Therefore, Philosophy HAS to involve critical thinking skills!

I am much like you in that I think about meaning of life a lot. It is not an easy thing to do to understand the universe and it cannot be done by studying one discipline of science or philosophy alone (yes not even physics by itself and you can see Einstein was also an enthusiastic philosopher).

It is often better to study some discipline of science and philosophy as you will need both to understand the universe.

Last edited by a moderator: May 4, 2017
13. Jul 29, 2009

### Solombas

Don't know where you get that misinformation from.

Philosophy ISN'T about giving opinions, they don't give a DAMN about opinions. Philosophers care about the reasons behind a conclusion and they analyse them critically through use of logic. Simple as that - there is no trick about philosophy!

14. Jul 29, 2009

### maverick_starstrider

There's a big difference between PHILOSOPHY as a field and a PHILOSOPHER. Philosophers, in my complete and exclusive experience, are just full of hot air and either go to faculty positions, law school, use their degree as one of the standard "any bachelours required" jobs or become writers. I've often felt that the field of PHILOSOPHY has been tarnished, in the post-modern era, by PHILOSOPHER. But that's just one mans opinion.

15. Jul 29, 2009

### mal4mac

Sounds like you *already are* a philosopher manque. So do you want to be a professional philosopher?

What do you mean by "teacher"? School teacher? Of what? Physics? University teacher? Of what? I

I don't think the careers office will be able to help you with your aim to "be another Confucius." Too ill defined. What do you mean by this in terms they would understand? Political Adviser? Philosophical Counsellor?

16. Jul 29, 2009

### D H

Staff Emeritus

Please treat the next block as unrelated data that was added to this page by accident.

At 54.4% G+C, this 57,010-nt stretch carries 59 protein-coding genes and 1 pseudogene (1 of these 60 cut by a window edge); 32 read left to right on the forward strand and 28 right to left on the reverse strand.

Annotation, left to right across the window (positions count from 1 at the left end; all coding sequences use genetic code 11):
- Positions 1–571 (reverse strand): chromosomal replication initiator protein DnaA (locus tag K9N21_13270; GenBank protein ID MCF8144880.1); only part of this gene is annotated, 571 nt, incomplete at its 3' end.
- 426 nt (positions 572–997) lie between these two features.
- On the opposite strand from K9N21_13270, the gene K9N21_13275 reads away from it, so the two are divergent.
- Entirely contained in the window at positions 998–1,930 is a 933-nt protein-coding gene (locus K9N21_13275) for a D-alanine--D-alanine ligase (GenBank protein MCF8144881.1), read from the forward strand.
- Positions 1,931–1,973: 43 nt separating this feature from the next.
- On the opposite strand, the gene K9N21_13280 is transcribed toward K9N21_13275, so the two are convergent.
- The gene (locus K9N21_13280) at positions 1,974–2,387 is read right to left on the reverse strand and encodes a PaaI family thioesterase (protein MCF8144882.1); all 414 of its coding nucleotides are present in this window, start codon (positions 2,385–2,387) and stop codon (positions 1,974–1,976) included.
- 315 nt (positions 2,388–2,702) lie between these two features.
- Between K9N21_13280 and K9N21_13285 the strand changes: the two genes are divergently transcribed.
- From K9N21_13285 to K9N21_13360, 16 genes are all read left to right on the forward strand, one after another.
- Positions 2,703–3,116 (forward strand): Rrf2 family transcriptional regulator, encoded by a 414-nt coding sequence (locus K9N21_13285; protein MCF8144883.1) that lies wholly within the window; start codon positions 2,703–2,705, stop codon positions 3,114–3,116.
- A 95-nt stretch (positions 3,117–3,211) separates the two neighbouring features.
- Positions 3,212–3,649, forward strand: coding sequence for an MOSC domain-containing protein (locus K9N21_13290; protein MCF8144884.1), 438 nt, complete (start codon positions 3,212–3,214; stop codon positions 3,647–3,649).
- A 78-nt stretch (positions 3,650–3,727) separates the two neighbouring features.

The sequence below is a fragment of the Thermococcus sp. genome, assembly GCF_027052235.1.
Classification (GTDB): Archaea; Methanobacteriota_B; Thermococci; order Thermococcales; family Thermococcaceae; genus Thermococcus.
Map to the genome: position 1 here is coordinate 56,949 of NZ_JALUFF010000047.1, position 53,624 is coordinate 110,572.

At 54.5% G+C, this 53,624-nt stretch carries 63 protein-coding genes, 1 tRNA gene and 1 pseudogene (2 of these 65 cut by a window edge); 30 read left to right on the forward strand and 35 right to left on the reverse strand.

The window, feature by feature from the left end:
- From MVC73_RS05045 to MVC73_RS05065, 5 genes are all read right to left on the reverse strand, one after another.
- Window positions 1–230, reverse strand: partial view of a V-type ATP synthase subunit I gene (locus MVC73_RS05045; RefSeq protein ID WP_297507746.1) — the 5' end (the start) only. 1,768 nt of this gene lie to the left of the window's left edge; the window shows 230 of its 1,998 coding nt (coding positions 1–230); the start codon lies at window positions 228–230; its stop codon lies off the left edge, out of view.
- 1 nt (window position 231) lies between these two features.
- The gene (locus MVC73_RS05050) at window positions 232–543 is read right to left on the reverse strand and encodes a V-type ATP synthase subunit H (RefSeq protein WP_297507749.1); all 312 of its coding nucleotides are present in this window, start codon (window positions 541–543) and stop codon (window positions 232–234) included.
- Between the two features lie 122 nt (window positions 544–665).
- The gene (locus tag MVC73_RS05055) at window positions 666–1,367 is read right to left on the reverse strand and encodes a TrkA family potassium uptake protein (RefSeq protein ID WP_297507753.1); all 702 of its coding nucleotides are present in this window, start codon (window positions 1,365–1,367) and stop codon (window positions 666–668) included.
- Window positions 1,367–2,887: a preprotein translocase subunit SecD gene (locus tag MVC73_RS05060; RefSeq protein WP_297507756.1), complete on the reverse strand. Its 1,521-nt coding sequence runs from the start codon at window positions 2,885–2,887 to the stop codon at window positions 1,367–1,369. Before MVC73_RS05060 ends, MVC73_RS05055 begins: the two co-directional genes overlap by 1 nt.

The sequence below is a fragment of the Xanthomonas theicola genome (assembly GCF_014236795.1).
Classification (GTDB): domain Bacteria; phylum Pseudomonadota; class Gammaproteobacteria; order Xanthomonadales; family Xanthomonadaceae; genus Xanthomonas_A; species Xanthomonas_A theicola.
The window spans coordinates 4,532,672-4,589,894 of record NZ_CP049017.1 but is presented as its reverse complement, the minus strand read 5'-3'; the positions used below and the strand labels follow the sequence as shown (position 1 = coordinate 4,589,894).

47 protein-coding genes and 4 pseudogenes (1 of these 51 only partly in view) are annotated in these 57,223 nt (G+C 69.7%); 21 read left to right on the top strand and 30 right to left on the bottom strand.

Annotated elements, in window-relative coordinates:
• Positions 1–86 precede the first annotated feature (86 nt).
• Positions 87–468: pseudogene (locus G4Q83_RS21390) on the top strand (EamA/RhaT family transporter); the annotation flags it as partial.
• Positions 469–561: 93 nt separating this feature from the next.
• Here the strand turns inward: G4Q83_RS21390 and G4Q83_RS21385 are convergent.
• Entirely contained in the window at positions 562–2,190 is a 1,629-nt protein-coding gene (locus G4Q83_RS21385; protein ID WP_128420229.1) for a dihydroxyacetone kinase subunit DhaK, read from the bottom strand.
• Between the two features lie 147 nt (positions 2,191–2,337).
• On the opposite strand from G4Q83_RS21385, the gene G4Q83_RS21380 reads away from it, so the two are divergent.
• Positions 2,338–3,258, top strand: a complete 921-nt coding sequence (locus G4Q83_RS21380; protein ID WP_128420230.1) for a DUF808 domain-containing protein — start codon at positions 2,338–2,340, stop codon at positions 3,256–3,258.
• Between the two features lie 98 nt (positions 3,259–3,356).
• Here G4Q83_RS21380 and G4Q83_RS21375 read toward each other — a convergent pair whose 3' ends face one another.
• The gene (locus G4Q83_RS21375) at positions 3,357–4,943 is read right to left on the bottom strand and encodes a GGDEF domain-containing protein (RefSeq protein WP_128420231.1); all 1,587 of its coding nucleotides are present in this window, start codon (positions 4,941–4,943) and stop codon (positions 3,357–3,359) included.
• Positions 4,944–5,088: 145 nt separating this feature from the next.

Do philosophers specialize in giving untimely answers? This thread is almost four years old!

17. Jul 29, 2009

### DukeofDuke

He's probably got his PhD in flipping burgers, er, philosophy, by now.

18. Jul 30, 2009

### mal4mac

Philosophers are quite happy to pursue threads that are 2500 years old. Plato and Aristotle are looked at as 'philosophical colleagues', and are much cited in modern philosophy books.

19. Jul 30, 2009

### Solombas

I assume you are blaming the modern day philosophers here. And I take it you didn't mean ALL modern philosophers are full of hot air since it is obviously not possible to meet all philosophers in the world. So, whether if most philosophers are intellectually empty is an empirical question. Meeting a few philosophers in one person's experience in a specific culture in time and place doesn't mean that they are representative of philosophers in general.

Besides, if a philosopher's argument is full of hot air then they cannot get away with being philosophers and certainly not a professor. Any philosophical conclusion must be defended by logical premises in an argument or it will not be a philosophical argument. It is like arguing for a mathematical answer with logical proofs - a mathematician can't just use illogical and nonsensical math rules in a paper and so can't philosophers use illogical and nonsensical statements in a paper. As long as a philosopher's argument is cogent and sound, then it doesn't matter if they are a green jelly-blob fish with one eye sticking out of its backside; their argument is still cogent.

But the field of philosophy has indeed been tarnished, we know from philosophy of physics, for example, that the Newtonian concept of absolute space and time no longer fits our empirical findings well ever since Einstein came into the picture; whereas it used to be a widely accepted theory before relativity. So, philosophy back then was probably just about as tarnished as it is now. We never know if our philosophical theories are certainly correct, just like in science.

20. Jul 30, 2009

### Solombas

Yes, in certain arguments of philosophy they are still looked at because their arguments, despite ancient, are still cogent and sound even in today's world. For example, we still use Newton's laws of motion to build rockets even though they are hundreds of years old and probably would still use it in the far future.

Just because a scientific principle is old doesn't stop us from using it and so we don't discard ancient philosophical arguments if their logic is still sound by modern standards.

21. Jul 30, 2009

### cosmogirl

My cousin's husband has a PhD in philosophy. What he really wanted was to get a postdoc position or a lectureship, but in the mean time he's designing websites.